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Catalyst Reincarnation: Post-polymerization Functionality of Ring-opening Polymerisation Catalysts as Bioactive Additives in Biomedical Materials

Project Description

The Centre for Sustainable Chemical Technologies (CSCT) at the University of Bath has now launched a new joint PhD programme with Monash University, Australia. The Bath Monash Global PhD Programme will have its first intake in October this year.

This project is one of a number that are in competition for up to four funded studentships. More details are available here:

Home institution: University of Bath
Supervisors at Bath: Professor Matthew Davidson (lead) and Professor Janet Scott
Supervisors at Monash: Professor Phil Andrews and Professor Laurence Meagher

Poly(lactide acid) (PLA) and poly(lactic-co-glycolic acid) (PLGA) are biocompatible and resorbable polymers widely used in biomedical and therapeutic applications. They are prepared via ring-opening polymerisation (ROP) of lactide (LA) and glycolide (GA) monomers using metal-based catalysts that must subsequently be removed prior to use. We propose to design bismuth-based catalyst systems for the controlled ROP of LA and GA and, rather than removing the catalyst from the final polymer, we will investigate the bismuth-mediated bioactivity (e.g., antimicrobial) of these materials. In effect, a Bi-based catalyst system will be reincarnated as Bi-based functional additives for the material in use. Having established the principle of bismuth catalyst reincarnation, and evaluated the bioactivity in use, we will target specific applications (e.g., biocompatible antimicrobial coatings) through control of polymer architecture and composition. For example, tuning material hydrophilicity, porosity and swelling could be achieved through ‘growing’ PL(G)A from oxidised cellulose surfaces.

The target bismuth catalysts will be defined from preliminary studies on complexes which have been shown to exhibit antibacterial activity (alpha-hydroxy carboxylates, hydroxamates, sulfonates and phosphinates) towards critical multi-drug resistant bacteria and which are also labile enough to initiate polymerisation. These complexes are also able to be introduced as additives if higher Bi loadings are required to achieve sufficient bacteriostatic activity. Bio-assays will involve toxicity of the catalysts towards a range of pathogenic bacteria as well as mammalian cells (COS-7 and human fibroblast cells) while the polymer films will be studied for their ability to inhibit biofilms and their surface bacteriostatic activity. Bismuth content and elution rates will be studied with ICP-MS, polymer profiles will be examined by SEM/TEM and EDX.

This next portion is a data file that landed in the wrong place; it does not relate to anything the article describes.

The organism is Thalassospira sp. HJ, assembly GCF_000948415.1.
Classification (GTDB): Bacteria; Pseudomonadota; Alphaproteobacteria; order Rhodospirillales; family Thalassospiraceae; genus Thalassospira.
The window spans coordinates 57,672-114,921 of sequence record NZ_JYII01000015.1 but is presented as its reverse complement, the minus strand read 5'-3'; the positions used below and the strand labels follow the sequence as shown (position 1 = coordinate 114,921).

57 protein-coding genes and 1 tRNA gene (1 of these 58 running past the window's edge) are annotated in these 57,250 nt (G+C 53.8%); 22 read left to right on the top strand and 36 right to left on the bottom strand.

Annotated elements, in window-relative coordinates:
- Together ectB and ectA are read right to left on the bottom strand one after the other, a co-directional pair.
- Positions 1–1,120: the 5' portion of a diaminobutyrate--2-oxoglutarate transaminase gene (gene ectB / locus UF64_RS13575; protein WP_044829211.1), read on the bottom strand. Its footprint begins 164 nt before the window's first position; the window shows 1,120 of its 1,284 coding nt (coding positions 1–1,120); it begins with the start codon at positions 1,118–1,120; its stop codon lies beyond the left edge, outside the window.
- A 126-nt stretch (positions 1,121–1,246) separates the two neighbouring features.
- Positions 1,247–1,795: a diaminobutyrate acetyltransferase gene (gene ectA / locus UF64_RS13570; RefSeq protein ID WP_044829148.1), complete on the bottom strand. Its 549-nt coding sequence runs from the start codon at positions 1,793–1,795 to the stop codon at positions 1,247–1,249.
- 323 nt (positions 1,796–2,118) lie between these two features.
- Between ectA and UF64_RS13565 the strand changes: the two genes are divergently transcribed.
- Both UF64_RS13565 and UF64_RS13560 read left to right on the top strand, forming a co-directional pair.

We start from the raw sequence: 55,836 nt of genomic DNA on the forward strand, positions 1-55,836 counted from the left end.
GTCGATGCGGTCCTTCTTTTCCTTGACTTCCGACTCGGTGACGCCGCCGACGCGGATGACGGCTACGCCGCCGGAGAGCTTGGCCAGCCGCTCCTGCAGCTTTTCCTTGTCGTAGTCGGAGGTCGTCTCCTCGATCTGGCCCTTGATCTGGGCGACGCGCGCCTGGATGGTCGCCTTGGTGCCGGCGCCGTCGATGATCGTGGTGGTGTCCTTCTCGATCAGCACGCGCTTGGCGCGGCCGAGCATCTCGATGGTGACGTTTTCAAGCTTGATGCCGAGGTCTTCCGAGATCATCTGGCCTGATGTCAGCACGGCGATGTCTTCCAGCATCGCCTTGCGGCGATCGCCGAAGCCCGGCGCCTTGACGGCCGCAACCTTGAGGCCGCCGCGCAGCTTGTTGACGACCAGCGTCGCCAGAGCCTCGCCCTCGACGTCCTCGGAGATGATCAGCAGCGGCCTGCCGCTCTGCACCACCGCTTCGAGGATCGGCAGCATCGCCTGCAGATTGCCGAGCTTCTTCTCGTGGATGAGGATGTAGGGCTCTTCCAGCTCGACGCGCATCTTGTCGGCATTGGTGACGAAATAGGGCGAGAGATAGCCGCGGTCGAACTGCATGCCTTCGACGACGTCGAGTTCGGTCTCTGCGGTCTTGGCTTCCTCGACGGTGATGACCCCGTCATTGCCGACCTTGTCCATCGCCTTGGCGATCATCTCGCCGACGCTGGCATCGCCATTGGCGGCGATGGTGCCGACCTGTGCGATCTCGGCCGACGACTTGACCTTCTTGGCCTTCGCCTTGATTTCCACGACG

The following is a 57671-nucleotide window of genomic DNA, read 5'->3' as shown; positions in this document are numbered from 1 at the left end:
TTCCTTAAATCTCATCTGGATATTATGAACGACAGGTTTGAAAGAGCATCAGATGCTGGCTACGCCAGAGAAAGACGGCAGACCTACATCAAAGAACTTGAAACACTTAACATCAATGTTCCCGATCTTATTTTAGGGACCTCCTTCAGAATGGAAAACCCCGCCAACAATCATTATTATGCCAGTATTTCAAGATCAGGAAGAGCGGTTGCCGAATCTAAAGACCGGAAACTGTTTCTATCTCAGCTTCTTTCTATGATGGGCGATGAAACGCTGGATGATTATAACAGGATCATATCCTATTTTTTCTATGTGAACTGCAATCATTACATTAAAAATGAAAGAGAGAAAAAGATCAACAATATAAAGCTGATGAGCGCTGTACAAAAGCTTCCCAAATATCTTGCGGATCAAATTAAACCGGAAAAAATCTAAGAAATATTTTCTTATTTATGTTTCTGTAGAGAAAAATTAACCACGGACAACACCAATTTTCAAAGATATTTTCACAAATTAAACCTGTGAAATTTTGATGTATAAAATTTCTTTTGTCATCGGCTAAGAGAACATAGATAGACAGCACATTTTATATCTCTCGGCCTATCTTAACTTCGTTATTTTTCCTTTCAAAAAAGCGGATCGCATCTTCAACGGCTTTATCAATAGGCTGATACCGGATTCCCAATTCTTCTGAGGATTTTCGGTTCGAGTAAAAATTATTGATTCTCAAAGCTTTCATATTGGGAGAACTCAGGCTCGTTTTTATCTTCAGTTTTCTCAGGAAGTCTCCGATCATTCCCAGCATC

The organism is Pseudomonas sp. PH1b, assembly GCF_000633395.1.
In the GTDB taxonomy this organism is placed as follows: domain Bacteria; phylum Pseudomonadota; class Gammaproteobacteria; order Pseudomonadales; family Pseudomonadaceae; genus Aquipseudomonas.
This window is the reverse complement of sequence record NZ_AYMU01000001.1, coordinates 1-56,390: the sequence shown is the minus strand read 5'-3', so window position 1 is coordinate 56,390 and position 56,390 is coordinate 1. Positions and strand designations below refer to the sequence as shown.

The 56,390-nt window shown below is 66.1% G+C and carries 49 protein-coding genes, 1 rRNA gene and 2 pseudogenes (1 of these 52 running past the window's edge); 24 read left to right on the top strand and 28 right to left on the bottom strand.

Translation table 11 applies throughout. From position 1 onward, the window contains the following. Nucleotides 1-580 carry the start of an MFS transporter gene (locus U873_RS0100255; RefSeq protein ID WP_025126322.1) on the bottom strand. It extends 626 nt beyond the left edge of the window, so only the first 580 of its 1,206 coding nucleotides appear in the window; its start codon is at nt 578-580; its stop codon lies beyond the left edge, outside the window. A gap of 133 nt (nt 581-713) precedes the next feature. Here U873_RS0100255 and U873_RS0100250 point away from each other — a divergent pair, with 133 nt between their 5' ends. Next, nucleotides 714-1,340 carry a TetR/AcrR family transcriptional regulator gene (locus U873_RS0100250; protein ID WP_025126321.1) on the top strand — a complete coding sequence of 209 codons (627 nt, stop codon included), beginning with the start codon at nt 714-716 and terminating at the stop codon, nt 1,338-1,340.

The project will develop skills in synthesis and characterisation of bismuth compounds, bio-based polymer synthesis and biological testing of materials. Initial work to develop selective and active bismuth catalysts for (co)polymerisations will be carried out in Bath (Year 1). Materials will then be tested and further developed in Monash (Year 2). Further design, synthesis, characterisation and testing of appropriate materials targeted for specific applications (Year 3) will be carried out in Bath and Monash as appropriate.


We invite applications from Science and Engineering graduates who have, or expect to obtain, a first or upper second class degree and have a strong interest in Sustainable Chemical Technologies.

You may express an interest in up to three projects in order of preference. See the CSCT website for more information:

Please submit your application to the Home institution of your preferred project. However, please note that you are applying for a joint PhD programme and applications will be processed as such.

If this is your preferred project, apply using Bath’s online application form:
Please quote ‘Bath Monash PhD studentship’ in the Finance section and the lead supervisor(s)’ name(s) and project title(s) in the ‘Your research interests’ section. More information on applying to Bath may be found here:

If the Home institution of your preferred project is Monash, apply here:

Enquiries about the application process should be sent to .

Funding Notes

Bath Monash PhD studentships include tuition fee sponsorship and a living allowance (stipend) for the course duration (up to 42 months maximum). Note, however, that studentships for Bath-based projects will provide cover for UK/EU tuition fees ONLY. Non-Australian nationals studying in Australia will be required to pay their own Overseas Student Health Cover (OSHC).

Additional and suitably qualified applicants who can access a scholarship/studentship from other sources will be also considered.

How good is research at University of Bath in Chemistry?

FTE Category A staff submitted: 33.10

Research output data provided by the Research Excellence Framework (REF)

Click here to see the results for all UK universities

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